Expressing yourself well goes a long way toward getting what you want.
There are two important facets of self-expression…what you want to say and how you are saying it. These are otherwise referred to as, content (what) and process (how). Most of us make this distinction intuitively. We react viscerally when someone says something with “attitude.” In this case, their process gets in the way of communicating their content.
Knowing what you want to say is a great starting point. There are five basic places to start when you are addressing a topic.
Beyond these starting places, it’s important to avoid superlatives (e.g., always, never, best, worst, etc.) and certainty. Superlatives and certainty tend to enflame. When things are stated in extremes they tend to create defensiveness in the listener and therefore diminish the likelihood that your points will be received well.
Speaking tentatively invites the listener to join you. Say things like:
“It seems to me that…”
"I'm not certain but what I think you're saying is..."
In addition, it’s important to be as clear as possible about the emotions behind your expression. Your emotions determine the intensity and the quality of your expression. Take, for example, the following request:
“Please call if you are going to be late coming come.”
If this is said with patience and compassion it will likely be pretty easy to accept. If, however, it’s said with anger and disdain, it will likely feel harsh or critical and therefore difficult to accept.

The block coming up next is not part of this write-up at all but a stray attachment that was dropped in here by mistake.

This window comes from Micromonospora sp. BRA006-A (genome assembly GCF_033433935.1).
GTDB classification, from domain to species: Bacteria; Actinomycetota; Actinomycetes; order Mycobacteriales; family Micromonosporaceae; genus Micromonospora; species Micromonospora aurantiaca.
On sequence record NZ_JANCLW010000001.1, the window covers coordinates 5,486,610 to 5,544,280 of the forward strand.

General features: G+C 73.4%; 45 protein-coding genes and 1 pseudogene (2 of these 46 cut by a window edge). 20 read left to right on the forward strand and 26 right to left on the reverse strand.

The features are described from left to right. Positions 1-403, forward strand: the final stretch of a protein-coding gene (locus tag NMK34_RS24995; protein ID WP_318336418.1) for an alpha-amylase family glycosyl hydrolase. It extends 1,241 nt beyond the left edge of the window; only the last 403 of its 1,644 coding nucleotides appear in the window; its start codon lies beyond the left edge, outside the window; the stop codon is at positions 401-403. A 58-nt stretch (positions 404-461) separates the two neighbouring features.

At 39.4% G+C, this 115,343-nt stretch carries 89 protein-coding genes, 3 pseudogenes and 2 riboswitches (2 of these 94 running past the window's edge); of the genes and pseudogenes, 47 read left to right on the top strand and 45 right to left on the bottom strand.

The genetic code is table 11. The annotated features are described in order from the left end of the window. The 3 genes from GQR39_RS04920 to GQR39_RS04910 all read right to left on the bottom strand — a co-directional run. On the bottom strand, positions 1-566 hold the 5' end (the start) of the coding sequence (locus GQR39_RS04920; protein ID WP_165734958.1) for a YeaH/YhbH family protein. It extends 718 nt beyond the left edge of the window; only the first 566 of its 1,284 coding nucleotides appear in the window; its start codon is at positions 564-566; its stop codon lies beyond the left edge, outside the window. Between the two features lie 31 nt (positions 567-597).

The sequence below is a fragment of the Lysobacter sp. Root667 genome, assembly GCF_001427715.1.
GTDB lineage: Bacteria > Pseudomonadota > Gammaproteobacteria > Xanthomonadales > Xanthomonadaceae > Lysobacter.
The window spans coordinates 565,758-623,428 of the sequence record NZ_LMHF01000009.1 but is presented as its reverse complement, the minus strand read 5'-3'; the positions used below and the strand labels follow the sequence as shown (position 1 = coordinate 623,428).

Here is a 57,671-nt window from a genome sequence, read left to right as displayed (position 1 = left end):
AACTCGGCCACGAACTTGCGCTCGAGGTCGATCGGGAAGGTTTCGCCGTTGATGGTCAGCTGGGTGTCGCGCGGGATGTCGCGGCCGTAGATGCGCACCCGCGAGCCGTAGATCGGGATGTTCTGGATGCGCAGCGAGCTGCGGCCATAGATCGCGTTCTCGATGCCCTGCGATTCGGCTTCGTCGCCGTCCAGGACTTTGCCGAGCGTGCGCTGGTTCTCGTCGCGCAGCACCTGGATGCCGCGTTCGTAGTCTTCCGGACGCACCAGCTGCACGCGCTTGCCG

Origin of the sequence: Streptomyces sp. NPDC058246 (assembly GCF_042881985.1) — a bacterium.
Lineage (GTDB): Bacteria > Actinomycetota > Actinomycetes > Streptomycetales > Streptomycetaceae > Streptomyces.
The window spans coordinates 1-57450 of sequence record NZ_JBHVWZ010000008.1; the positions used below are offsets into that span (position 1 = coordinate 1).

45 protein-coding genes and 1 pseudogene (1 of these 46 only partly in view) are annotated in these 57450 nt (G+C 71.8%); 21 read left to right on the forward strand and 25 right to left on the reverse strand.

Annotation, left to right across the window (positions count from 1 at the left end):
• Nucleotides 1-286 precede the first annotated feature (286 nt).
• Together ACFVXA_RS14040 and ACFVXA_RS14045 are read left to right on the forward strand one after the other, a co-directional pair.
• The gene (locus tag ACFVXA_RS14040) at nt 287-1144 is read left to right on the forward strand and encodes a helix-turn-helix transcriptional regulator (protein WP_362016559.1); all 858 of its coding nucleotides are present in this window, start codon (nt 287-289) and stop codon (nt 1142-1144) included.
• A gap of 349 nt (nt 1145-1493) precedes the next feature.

Finally, have some empathy for your listener. Check to see if they are ready to listen. Do they have the time and energy to listen? Is what you have to say likely to be what they want to hear? If not, make sure you are grounded enough to say things respectfully.
To summarize, be clearly aware of what you want to say by identifying your thoughts, emotions, action, intentions and senses. Then, get grounded. Make sure what you are saying isn’t coming out with an intensity that would make it hard to listen to. Finally, have some empathy for your listener and his/her situation.
There’s a substantial difference between hearing and listening. It’s common to hear something but not listen to it. For example, I can know that my partner is talking to me because I hear her voice. But, if she asked me to tell her what she’d said I would have to admit to not knowing. That’s because I heard but didn’t listen.
Here are some typical responses to hearing someone talk:
“I hear you.”
“I know what you mean.”
“I get it.”
All of these responses are normal. They are a standard part of being social and appropriate. But they may have nothing to do with actually listening to what someone has said.
To test this out, the next time someone says to you, “I understand” ask them to tell you exactly what they understand. Maybe they will “hit the nail on the head.” Most likely, however, they will look at you quizzically and not know what to say.
Good listening is the fundamental building block of successful relationship life. Without it, going forward in even the most basic conversation quickly becomes an exercise in miscommunication.
To listen well do the following:
What I’ve described here is a special kind of listening. It’s reserved for problem-solving and the exchange of important ideas. This isn’t appropriate when small talk is called for. And, it isn’t appropriate when there’s an emergency requiring quick action.
Good listening is a sacred activity. It takes practice. Practice. Practice. Practice.
Jake Thiessen, PhD
I've been working with couples for a very long time. And, I love it! This blog is my attempt to communicate some of the things I've learned over the past 40 years.